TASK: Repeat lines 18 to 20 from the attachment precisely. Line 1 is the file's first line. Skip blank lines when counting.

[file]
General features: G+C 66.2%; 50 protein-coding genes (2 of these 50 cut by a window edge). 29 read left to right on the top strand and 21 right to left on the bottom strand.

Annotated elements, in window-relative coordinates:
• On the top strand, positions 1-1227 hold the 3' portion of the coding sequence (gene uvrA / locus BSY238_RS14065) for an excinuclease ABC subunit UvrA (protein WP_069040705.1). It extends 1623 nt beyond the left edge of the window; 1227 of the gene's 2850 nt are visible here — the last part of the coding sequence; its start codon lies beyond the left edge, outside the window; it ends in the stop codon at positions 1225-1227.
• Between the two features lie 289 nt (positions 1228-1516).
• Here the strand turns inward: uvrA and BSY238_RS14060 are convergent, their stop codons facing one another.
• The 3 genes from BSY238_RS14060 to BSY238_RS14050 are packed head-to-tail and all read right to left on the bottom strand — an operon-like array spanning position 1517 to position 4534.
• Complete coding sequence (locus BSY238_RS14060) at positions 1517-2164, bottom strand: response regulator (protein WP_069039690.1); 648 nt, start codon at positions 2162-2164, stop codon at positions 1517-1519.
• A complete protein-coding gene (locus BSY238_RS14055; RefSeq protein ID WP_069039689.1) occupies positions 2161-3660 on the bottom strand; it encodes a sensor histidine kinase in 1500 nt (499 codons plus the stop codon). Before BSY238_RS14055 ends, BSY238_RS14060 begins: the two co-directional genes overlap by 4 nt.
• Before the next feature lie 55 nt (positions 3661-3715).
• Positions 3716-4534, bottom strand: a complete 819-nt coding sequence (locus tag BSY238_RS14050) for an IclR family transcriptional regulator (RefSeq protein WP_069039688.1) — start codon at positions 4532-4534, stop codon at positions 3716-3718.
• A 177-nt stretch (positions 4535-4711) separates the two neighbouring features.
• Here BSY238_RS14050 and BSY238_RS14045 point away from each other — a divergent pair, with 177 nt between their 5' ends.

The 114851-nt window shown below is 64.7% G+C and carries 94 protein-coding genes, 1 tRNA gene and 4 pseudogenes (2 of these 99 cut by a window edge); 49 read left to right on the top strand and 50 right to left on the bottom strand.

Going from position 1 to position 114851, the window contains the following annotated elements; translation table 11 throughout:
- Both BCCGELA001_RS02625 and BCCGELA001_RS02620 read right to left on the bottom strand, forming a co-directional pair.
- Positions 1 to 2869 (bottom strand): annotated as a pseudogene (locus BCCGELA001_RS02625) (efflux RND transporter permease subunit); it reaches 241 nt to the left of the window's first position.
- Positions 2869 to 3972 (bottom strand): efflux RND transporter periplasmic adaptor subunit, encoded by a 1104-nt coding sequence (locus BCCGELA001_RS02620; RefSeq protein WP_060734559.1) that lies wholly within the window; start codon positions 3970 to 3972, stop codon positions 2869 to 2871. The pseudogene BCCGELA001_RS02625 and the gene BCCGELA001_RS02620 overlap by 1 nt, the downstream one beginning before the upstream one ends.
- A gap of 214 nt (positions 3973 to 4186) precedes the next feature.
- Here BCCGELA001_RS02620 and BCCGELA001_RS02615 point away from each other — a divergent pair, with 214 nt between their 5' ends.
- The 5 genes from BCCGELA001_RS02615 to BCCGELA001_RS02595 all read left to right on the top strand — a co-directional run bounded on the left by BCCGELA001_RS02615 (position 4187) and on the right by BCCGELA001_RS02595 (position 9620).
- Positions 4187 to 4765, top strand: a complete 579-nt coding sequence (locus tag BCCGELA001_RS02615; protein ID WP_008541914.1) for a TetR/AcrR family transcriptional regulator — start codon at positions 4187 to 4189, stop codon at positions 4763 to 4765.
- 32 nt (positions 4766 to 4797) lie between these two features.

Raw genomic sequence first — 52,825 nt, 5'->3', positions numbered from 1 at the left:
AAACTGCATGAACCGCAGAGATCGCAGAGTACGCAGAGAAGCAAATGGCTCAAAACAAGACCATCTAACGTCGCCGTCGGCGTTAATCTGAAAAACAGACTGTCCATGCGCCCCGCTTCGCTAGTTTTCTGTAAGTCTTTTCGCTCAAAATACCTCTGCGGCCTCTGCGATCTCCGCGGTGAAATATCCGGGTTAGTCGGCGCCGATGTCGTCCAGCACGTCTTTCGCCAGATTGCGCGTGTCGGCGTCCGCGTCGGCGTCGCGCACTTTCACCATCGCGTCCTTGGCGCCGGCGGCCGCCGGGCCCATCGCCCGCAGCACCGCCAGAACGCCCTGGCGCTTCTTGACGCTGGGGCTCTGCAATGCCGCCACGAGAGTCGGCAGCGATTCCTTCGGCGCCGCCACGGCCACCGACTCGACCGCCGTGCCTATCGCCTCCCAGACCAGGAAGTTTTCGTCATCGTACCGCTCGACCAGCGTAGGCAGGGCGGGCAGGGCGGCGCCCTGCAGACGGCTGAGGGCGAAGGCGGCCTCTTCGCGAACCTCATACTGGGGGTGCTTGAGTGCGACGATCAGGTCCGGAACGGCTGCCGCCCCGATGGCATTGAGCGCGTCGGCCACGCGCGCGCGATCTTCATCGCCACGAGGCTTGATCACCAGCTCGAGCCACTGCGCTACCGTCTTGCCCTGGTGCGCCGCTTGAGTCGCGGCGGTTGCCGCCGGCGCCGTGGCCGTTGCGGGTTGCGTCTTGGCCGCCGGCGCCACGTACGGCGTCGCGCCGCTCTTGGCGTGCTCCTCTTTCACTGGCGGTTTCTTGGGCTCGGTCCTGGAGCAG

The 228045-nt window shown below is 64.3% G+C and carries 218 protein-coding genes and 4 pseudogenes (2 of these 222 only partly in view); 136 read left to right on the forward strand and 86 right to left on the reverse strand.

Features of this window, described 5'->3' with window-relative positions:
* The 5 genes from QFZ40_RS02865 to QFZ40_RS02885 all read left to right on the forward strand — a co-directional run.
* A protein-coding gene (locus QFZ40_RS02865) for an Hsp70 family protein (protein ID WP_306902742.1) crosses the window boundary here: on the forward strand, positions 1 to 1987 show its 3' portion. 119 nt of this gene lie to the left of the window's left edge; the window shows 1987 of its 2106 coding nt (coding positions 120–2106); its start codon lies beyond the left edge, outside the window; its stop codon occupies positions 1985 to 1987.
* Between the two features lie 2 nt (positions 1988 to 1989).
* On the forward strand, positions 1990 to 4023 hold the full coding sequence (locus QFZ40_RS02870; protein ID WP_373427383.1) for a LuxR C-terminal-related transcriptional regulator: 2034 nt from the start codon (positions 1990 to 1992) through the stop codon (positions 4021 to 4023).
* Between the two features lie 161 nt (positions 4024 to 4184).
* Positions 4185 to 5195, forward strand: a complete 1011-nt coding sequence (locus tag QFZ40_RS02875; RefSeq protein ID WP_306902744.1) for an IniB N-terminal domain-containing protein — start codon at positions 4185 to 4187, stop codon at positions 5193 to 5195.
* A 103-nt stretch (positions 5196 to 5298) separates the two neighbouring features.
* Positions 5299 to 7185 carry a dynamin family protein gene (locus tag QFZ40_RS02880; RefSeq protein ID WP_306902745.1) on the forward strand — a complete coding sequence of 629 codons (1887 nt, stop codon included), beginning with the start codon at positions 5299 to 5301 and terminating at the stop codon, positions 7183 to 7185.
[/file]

- A gap of 214 nt (positions 3973 to 4186) precedes the next feature.
- Here BCCGELA001_RS02620 and BCCGELA001_RS02615 point away from each other — a divergent pair, with 214 nt between their 5' ends.
- The 5 genes from BCCGELA001_RS02615 to BCCGELA001_RS02595 all read left to right on the top strand — a co-directional run bounded on the left by BCCGELA001_RS02615 (position 4187) and on the right by BCCGELA001_RS02595 (position 9620).